Baldwin Paving Logo

For a company like Marietta, GA-based Baldwin Paving, equipment is the lifeblood of its business. The heavy highway contractor is one of the largest and most reliable road builders in Georgia and to keep its stellar reputation, the company has to lean on its equipment to get the job done. Yet, for years prior to implementing Spectrum, Baldwin Paving did not have an accurate way to gauge equipment costs, meaning that while they were succeeding in the field, the company was selling itself short in the equipment yard and with its bottom line.

“Before Spectrum, our equipment tracking basically amounted to asking our shop manager ‘how much do you think it costs to keep this piece of equipment?’ It was basically guessing at our equipment costs,” said John Friedel, Baldwin Paving’s CFO. “We would assign those estimates of depreciation, all the repairs, and main-tenance for the equipment to that division and we would allocate the shop’s time to that division. If that division was making money, then we knew we were covering the costs of the equipment.”

Baldwin Paving On Jobsite

Knowing it was not getting the best financial picture of its company, Baldwin moved to Spectrum, and with it came much more robust equipment tracking and equipment cost functionality. “I really like what Dexter + Chaney’s Spectrum system allows us to see and understand with our equipment—how much it costs us to keep a piece of equipment, operating costs versus non-operating costs, cost of ownership, etc. What is really important to me is, are we capturing the costs on that piece of equipment back to the jobs? That is something we couldn’t realize before and that’s where Spectrum really helps us,” Friedel said.

Spectrum helps equipment managers get a complete view of their equipment costs, which can often be a significant part of a contractor’s capital investments. Through deeper analysis of equipment usage, decisions about deployments on specific jobs, and repairs and maintenance, Spectrum helps contractors like Baldwin make more informed equipment decisions.

“When you’re done with a job, or if you are looking every quarter at your major repairs and minor repairs, etc., basically you have a budget on a piece of equipment that you can use going forward and compare to actual costs. Before Spectrum we had no way to reconcile actuals to budget. In fact, we couldn’t really even do a budget,” Friedel said. “Now, you can tie in these costs directly to your budgets and to the other financial aspects of the job and get a much clearer picture of where you are with your job and your equipment costs.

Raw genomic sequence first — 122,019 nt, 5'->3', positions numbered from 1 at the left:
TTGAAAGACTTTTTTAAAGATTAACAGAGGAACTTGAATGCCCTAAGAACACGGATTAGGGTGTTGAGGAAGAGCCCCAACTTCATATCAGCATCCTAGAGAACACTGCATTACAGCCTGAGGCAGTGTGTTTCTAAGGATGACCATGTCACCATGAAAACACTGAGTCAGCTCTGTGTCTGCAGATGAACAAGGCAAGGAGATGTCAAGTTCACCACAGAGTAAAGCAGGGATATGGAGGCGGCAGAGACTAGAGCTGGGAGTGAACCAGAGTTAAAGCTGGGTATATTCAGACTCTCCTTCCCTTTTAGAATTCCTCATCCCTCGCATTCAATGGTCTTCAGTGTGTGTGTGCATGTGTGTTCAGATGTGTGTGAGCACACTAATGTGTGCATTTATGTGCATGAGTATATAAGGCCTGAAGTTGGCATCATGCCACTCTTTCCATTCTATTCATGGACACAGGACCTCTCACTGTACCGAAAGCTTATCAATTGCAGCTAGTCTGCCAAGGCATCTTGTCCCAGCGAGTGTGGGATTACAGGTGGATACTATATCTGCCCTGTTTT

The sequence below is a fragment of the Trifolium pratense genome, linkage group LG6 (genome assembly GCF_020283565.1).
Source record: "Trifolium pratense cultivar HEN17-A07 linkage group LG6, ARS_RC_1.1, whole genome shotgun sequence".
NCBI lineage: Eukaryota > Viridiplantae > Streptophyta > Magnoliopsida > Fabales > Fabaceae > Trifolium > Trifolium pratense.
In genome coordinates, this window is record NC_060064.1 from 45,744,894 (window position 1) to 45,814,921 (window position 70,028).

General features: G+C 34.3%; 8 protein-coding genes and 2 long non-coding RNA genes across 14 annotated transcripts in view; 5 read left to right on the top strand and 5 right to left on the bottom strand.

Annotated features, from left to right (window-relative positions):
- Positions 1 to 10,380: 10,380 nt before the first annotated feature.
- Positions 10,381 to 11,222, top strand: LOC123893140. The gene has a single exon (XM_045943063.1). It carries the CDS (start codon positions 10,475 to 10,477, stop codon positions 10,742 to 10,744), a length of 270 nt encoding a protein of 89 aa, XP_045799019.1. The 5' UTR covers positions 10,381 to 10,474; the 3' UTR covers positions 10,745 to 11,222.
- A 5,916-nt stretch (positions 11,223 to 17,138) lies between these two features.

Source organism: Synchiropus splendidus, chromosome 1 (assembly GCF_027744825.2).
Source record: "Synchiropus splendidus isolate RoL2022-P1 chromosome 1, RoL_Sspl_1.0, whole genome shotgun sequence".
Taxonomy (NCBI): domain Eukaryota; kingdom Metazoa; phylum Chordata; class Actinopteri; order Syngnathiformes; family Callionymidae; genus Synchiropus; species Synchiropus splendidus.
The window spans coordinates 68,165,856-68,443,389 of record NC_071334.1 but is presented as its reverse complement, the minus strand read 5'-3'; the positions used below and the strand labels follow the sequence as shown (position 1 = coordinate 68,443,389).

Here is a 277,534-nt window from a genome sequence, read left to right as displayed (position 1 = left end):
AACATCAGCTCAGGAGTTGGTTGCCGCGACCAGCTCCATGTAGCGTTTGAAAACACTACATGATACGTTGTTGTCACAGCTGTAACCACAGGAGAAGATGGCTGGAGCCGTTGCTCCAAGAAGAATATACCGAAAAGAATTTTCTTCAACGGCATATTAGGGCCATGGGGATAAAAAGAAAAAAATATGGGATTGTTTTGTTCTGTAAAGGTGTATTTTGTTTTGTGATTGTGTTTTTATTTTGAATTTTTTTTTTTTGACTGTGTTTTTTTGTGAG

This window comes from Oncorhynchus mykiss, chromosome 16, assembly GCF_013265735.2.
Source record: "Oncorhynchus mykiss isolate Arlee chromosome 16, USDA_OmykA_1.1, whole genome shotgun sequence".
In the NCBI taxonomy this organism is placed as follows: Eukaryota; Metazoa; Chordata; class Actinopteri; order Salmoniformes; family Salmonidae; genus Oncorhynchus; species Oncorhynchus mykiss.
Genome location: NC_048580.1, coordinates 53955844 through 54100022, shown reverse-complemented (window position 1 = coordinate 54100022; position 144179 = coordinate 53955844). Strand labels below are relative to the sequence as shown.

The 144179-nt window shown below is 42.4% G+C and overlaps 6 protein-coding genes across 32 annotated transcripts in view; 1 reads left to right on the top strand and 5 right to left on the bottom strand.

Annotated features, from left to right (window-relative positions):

Spectrum’s Equipment Management capabilities are informed by the methodologies developed by Dr. Mike Vorster, Professor Emeritus of Construction Science at Virginia Tech. Vorster, a renowned expert on construction equipment management, has long taught that equipment management is a cyclical, constantly moving task.

“Dr. Vorster does a great job in explaining how there is always an equilibrium on how much capacity you can possibly get out of a piece of equipment. Once you get all these parameters in check, you can optimize your capital expenditures and, ultimately, your cash flow,” Friedel said. “Knowledge is power. It’s about pulling together how many hours you need on your equipment and how many hours are left on your equipment. There comes a point and time when you have to assess whether it’s less expensive to replace a particular piece of equipment, rebuild it or repair it? There are a lot of moving parts that help make those decisions and Spectrum is the tool we need to make complete sense of all of those parts.”